In that dale the light was like a red sunset, but the light came up from the lake – and there he beheld strange shapes of flame bending and branching and wavering like great weeds in a sea dingle, and fiery creatures went to and fro among them.

Smith of Wootton Major ~ J.R.R. Tolkien

I never really thought of it as a Christmas story, but it was a surreal, dark tale of fairies quite unlike any others. Originally called The Great Cake, it’s very different to Tolkien’s other stories (although food remains as important to Wootton Major as it does to Hobbiton). There are many non-believers in the story, but because the realm is unlike our traditional ideas of fairies, it is all the more believable, because it is not only beautiful and magical, but twisted and terrifying.

The Jealous Fairy

Again, there’s a flying theme here… I guess all I ever wanted as a child was to be able to fly; I was forever jumping off things and hoping I’d take flight! Peter Pan was a story full of adventure, with pirates, mermaids and fairies – something for everyone really. Happy thoughts are powerful things (remember they can also fight off Dementors), but add in a sprinkling of pixie dust and amazing things will happen.

When the first baby laughed for the first time, its laugh broke into a thousand pieces, and they all went skipping about, and that was the beginning of fairies.

Peter Pan ~ J.M. Barrie

Tinkerbell is an interesting character. She’s loyal, but jealous; she saves Pan’s life, but tries to kill Wendy. This made me see fairies differently, in that they aren’t all perfect, and neither are humans. Despite struggling with our flaws, we can make up for them with good deeds. As a child being naughty is often accidental, but we always try to say sorry in our own way. I’m not sure I learned this from Tink, but as Barrie says “she was all bad just now… sometimes she was all good” and that was definitely me as a child (and I had a little curl right in the middle of my forehead)!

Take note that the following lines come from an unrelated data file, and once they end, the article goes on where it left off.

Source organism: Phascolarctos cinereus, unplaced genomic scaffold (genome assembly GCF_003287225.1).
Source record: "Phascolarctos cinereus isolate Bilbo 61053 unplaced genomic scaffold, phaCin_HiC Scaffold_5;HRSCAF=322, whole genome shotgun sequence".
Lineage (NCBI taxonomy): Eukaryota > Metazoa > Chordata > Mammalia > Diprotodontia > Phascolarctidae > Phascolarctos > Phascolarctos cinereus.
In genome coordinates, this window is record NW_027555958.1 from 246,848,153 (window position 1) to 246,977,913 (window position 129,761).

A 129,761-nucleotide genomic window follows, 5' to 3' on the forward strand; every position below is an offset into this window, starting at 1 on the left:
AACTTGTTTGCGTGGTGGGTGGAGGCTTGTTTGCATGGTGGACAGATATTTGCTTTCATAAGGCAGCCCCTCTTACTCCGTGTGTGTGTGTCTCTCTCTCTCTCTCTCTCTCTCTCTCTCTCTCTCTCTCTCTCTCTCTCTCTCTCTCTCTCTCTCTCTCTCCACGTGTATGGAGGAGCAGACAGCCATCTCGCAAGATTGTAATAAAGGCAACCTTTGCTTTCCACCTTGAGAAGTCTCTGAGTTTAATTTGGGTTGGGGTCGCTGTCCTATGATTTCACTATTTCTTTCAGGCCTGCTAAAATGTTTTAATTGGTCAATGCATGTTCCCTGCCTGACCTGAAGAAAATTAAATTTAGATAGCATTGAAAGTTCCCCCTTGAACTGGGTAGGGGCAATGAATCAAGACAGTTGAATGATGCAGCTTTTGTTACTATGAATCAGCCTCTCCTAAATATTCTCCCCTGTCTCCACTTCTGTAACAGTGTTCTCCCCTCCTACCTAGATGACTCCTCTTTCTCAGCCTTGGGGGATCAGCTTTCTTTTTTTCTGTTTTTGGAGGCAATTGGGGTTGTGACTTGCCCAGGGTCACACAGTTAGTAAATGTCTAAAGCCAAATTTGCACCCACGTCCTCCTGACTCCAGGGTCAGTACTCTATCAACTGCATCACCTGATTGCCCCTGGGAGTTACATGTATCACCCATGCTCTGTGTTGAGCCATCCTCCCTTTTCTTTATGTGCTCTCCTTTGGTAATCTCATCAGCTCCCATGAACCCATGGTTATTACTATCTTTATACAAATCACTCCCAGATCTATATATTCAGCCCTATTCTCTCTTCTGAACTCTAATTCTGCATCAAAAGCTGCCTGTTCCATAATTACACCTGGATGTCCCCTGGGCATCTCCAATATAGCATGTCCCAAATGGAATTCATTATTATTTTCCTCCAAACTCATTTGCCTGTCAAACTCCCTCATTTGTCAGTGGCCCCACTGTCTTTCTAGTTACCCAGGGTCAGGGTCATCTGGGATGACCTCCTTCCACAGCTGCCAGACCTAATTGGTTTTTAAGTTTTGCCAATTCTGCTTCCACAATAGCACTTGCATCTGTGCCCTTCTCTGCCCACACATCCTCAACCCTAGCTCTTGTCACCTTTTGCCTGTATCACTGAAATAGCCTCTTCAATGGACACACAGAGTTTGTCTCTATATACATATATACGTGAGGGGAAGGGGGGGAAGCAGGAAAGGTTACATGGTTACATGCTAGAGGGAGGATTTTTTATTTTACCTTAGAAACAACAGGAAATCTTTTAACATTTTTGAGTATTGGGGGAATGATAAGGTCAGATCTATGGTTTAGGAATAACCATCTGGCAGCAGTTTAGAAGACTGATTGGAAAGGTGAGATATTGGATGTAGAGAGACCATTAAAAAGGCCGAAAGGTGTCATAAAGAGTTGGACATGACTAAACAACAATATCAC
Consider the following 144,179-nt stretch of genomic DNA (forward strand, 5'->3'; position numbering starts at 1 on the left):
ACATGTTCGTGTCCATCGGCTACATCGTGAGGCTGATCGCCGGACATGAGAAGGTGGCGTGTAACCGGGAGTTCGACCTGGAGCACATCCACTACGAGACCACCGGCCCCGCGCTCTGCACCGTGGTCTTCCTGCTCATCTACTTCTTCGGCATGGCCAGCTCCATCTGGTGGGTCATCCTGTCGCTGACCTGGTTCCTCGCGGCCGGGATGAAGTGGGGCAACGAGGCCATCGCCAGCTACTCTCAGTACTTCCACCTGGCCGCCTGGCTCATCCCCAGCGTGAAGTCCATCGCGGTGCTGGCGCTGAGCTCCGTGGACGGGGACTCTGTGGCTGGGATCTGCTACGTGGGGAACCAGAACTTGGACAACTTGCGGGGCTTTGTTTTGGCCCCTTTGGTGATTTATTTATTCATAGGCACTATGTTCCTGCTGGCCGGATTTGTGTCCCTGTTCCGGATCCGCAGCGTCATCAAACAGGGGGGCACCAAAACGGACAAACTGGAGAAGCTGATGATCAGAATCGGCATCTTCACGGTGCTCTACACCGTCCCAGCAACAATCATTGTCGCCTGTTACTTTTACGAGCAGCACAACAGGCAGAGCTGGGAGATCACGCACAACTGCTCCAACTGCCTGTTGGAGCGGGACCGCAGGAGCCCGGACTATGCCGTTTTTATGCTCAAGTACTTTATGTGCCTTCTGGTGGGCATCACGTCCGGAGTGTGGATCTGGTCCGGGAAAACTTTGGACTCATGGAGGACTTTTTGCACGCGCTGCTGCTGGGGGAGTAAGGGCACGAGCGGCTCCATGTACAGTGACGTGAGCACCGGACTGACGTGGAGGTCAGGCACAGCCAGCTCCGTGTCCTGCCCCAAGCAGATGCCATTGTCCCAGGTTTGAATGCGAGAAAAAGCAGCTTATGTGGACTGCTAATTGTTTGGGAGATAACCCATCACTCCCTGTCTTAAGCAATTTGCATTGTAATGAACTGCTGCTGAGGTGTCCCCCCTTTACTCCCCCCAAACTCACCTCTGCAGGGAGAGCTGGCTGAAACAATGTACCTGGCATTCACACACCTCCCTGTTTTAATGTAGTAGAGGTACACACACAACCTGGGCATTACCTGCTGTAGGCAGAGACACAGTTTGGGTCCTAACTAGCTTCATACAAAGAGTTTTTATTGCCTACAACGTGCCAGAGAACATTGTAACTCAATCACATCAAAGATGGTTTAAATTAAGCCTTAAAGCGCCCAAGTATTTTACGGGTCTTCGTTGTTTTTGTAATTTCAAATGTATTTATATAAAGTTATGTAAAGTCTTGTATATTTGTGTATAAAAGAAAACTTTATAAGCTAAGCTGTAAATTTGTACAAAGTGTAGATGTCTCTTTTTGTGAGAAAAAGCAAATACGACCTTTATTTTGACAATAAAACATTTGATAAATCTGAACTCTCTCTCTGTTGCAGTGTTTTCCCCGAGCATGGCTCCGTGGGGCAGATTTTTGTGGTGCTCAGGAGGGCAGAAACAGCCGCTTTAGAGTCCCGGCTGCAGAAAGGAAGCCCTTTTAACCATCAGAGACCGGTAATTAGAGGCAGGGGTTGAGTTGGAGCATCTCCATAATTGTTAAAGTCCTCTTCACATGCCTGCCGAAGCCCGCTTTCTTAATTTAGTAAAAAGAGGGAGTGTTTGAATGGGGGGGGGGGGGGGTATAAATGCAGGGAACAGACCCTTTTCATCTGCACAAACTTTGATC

The Real Fairy

The story of the Cottingley Fairies is one that has fascinated me for years. My grandma had a book on fairies and this story was included, along with the photographs the girls had taken to stop people teasing Frances. However, the photos quickly became public, with people accepting them as proof that fairies existed. To me, this was an incredible achievement for two young girls – without any intention, they had managed to fool some extremely clever people, including Arthur Conan Doyle.

I’m sure that World War I made people more prone to wanting the fairies to be real; with so much suffering and uncertainty, being able to believe in magic would have been a comfort to many people. The film Fairytale shows how much the fairies mean to a lot of people and how could two young girls admit that they had staged the photos? Even in the 1980s when Elsie and Frances admitted they were fake, they still swore they had seen fairies… we may never know, but it’s a nice thing to believe in.

Did you love fairies when you were small? Perhaps you still love curling up with a good fairy story and are searching for your happy ending?

If you wish to buy any of these books about fairies, please support local bookshops: https://uk.bookshop.org/shop/Paradise_Library